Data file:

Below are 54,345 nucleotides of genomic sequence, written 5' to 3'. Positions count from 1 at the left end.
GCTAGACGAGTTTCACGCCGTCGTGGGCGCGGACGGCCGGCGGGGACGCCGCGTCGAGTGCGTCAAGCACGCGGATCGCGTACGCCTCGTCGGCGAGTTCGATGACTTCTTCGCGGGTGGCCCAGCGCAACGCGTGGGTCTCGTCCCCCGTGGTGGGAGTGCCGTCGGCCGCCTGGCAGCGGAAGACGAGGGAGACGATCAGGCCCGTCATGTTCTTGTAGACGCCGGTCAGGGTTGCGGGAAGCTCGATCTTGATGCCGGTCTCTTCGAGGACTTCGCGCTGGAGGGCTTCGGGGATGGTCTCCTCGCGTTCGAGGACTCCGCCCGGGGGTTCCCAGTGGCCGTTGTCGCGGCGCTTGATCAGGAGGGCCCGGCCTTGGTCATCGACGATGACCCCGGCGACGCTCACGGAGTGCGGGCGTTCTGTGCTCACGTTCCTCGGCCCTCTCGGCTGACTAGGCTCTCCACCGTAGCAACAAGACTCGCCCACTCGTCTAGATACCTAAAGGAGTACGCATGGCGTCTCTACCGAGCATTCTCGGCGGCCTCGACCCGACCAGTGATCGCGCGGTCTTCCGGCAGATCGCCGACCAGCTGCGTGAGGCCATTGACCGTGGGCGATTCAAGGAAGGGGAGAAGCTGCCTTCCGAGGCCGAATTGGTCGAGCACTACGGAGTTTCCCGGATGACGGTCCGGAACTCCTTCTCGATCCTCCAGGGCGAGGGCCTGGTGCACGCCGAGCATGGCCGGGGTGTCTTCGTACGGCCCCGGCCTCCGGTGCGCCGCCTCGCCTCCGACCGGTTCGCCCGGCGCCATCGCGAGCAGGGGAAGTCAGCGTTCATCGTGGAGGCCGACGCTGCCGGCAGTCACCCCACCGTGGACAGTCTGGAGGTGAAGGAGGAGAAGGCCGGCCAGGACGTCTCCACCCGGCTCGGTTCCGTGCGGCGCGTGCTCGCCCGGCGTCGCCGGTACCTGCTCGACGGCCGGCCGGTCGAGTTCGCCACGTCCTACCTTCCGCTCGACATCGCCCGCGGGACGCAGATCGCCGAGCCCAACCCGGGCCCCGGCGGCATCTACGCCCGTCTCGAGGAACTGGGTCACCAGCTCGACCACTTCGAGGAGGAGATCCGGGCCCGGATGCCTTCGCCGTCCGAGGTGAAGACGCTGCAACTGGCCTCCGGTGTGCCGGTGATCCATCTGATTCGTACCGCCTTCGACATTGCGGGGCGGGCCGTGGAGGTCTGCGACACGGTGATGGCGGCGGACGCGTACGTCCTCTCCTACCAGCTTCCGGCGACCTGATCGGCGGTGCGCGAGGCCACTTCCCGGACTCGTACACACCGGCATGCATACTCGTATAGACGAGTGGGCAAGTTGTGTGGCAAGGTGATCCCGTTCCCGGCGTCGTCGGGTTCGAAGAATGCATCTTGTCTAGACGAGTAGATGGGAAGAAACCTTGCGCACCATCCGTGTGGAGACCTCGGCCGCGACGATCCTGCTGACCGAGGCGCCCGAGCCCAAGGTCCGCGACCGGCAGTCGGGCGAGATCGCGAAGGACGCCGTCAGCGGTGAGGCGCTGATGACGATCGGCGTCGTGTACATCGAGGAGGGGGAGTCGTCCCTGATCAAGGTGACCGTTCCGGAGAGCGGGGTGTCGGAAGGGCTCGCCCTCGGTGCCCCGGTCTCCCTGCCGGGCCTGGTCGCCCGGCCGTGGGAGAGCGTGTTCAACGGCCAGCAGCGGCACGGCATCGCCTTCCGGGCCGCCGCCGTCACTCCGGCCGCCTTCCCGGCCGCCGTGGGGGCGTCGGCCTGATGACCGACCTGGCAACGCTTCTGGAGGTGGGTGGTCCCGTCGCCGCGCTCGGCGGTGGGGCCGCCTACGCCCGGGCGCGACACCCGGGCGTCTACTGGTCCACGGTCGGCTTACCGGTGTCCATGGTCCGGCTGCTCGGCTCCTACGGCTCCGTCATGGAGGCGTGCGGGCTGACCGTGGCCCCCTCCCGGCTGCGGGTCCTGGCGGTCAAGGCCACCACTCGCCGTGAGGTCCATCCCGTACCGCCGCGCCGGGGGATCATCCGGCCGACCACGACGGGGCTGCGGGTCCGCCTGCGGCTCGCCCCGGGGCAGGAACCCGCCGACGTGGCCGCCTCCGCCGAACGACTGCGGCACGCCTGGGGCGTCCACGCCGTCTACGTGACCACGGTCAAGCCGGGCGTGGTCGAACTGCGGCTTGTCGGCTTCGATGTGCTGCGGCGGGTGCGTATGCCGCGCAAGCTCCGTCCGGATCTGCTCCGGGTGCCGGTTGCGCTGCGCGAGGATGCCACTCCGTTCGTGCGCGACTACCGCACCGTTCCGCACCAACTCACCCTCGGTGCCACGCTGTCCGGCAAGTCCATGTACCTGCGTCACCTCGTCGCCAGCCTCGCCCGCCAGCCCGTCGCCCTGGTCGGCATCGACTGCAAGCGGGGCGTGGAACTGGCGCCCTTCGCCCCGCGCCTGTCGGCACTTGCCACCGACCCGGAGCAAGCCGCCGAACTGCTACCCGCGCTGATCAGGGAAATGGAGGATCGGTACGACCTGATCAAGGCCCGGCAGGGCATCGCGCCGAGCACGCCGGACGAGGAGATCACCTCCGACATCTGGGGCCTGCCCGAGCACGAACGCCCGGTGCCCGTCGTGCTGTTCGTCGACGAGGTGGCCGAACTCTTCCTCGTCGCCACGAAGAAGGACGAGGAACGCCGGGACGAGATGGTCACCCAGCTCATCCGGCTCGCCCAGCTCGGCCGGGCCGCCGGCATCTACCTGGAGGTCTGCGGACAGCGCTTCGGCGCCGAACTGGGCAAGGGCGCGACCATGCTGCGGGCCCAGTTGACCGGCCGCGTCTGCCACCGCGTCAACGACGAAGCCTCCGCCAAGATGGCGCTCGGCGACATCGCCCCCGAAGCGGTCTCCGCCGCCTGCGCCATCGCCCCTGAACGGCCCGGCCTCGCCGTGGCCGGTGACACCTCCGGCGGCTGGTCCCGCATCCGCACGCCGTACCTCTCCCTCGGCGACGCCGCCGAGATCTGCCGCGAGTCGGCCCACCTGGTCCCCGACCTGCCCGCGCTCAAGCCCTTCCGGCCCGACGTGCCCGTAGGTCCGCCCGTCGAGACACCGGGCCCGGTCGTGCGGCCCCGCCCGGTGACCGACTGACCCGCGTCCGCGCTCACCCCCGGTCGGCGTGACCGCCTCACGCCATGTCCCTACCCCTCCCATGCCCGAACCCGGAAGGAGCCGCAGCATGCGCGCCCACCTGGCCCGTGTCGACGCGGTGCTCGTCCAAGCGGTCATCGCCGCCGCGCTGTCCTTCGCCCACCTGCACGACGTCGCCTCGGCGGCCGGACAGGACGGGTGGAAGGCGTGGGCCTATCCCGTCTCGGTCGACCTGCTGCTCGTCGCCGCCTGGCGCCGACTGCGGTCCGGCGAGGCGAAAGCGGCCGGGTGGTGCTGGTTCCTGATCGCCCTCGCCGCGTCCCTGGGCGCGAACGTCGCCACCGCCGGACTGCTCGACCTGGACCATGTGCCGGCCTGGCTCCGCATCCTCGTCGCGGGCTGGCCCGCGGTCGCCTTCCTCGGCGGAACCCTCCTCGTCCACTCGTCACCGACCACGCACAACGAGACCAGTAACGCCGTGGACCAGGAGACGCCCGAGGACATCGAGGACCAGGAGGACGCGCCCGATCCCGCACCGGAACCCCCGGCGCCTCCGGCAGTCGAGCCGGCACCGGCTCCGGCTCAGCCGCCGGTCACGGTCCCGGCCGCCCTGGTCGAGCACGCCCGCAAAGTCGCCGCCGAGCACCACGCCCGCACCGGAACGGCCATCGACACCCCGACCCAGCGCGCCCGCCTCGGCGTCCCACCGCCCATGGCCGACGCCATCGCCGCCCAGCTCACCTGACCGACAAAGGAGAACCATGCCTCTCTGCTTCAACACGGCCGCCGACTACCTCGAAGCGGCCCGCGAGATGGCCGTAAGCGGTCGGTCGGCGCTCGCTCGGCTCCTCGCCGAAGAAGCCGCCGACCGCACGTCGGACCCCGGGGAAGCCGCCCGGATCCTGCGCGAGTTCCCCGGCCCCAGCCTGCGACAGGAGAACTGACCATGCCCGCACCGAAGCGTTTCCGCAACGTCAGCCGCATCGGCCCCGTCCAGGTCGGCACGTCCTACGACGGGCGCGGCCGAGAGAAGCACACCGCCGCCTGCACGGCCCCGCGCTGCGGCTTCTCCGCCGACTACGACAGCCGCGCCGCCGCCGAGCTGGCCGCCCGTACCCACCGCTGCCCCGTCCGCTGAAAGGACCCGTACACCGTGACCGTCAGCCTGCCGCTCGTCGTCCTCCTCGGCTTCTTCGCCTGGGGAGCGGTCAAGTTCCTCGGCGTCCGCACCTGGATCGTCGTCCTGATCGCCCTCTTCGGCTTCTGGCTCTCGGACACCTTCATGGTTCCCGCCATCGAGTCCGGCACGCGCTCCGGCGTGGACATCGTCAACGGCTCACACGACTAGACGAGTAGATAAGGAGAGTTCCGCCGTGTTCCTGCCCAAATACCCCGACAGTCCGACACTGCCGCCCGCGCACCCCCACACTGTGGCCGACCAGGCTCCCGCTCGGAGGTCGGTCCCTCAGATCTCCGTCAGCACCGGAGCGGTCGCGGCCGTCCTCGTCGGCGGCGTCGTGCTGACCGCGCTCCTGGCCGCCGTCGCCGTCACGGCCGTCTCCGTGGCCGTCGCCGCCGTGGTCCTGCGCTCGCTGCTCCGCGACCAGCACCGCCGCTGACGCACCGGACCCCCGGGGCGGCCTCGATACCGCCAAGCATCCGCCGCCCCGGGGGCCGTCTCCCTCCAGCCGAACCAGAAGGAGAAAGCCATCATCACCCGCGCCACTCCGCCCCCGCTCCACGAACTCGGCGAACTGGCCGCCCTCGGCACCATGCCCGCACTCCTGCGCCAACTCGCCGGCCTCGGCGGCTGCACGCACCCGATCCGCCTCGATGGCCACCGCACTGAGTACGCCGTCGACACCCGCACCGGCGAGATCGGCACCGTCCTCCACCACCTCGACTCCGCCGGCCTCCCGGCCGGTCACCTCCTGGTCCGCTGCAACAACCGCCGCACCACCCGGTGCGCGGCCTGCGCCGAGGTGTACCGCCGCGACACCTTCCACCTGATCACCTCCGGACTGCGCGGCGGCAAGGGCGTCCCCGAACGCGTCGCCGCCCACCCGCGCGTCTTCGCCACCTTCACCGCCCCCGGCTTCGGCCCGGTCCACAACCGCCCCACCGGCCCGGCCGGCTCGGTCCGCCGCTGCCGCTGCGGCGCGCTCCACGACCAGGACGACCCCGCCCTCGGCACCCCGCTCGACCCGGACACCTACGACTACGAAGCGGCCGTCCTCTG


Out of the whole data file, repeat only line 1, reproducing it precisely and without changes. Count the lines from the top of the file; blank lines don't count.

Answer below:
Below are 54,345 nucleotides of genomic sequence, written 5' to 3'. Positions count from 1 at the left end.